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  7. I had the same issues with a recent project involving velveteen and voile! :( no tips to help though, sorry!

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  8. You look beautiful in it Adrianne! You made it through it and mistakes are hidden as you have said;)

    You have me interested in making one. A couple of your "comments" gave some great tips such as using steam a seam or basting glue.

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  9. Sorry you had such a rough time with the scarf, but it does look gorgeous! The tips above look pretty intriguing. Definitely worth a try.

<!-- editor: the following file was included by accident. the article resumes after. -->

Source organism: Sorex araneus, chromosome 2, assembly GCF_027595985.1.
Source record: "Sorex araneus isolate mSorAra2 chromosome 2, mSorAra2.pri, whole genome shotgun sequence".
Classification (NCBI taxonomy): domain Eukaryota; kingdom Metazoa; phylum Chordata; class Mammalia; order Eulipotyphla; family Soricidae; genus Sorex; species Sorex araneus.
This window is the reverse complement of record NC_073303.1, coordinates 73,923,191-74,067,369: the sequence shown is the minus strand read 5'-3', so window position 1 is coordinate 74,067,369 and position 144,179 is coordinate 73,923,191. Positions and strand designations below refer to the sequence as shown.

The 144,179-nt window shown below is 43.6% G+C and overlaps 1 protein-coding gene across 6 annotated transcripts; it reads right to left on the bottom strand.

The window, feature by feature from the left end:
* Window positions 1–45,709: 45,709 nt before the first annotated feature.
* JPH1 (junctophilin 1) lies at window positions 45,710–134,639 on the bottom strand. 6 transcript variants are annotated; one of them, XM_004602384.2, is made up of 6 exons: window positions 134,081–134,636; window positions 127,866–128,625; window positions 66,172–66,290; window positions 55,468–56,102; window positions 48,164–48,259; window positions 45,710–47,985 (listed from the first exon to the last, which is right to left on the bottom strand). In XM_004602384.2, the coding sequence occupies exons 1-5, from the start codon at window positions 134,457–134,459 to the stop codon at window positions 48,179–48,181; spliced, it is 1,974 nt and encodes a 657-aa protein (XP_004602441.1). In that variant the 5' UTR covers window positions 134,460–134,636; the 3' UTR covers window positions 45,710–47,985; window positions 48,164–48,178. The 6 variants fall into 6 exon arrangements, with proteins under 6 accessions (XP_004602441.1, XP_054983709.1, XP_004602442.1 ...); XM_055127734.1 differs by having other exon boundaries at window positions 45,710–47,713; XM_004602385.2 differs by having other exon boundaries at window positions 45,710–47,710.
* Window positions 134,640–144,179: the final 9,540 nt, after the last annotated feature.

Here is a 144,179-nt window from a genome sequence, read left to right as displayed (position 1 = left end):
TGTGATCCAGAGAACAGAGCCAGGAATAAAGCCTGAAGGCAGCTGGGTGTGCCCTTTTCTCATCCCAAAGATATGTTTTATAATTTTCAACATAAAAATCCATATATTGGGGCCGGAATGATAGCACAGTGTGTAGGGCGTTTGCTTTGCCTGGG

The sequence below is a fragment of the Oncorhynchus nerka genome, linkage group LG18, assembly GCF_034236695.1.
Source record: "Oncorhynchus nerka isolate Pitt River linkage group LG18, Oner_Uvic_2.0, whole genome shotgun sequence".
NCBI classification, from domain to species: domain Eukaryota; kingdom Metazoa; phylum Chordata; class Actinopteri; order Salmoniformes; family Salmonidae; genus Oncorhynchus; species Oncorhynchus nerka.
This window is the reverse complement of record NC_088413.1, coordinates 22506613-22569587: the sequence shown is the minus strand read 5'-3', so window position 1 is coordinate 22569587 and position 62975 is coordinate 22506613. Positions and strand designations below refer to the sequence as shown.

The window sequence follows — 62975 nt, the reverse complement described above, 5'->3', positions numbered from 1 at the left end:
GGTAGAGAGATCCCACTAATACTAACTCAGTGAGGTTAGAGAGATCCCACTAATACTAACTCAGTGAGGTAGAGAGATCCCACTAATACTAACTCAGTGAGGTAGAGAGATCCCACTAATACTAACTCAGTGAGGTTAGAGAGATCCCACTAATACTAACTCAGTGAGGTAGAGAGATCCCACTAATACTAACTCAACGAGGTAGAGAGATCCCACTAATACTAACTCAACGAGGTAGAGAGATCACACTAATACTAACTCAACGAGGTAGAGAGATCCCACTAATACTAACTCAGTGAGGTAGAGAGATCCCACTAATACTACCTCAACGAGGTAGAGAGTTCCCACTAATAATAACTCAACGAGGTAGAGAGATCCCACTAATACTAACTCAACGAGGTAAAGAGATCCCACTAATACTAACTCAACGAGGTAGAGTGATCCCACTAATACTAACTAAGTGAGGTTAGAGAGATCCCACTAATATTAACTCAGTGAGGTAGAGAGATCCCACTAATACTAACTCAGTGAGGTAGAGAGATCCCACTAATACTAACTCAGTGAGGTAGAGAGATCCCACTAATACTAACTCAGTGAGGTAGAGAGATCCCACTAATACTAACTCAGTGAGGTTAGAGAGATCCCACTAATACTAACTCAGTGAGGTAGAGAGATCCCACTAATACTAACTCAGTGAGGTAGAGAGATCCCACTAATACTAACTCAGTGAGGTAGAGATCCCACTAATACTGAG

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  10. I finished a scarf for my daughter this week and also encountered some frustrating moments. I followed your directions to the letter but ended up with a mess on the second seam. Then I took the whole thing apart and repinned both horizontally and vertically. At this point I also realized I had not checked the direction of the nap of the velveteen in my first sewing attempt. The second time I made sure to sew in the direction of the nap and had a good result. I finished by sewing the velveteen seam on the machine and the voile seam by hand to join the ends. Although I paid no attention when sewing the ends together the motifs on both sides lined up perfectly. Whew! Hope my daughter likes it as she has no idea I was making this for her.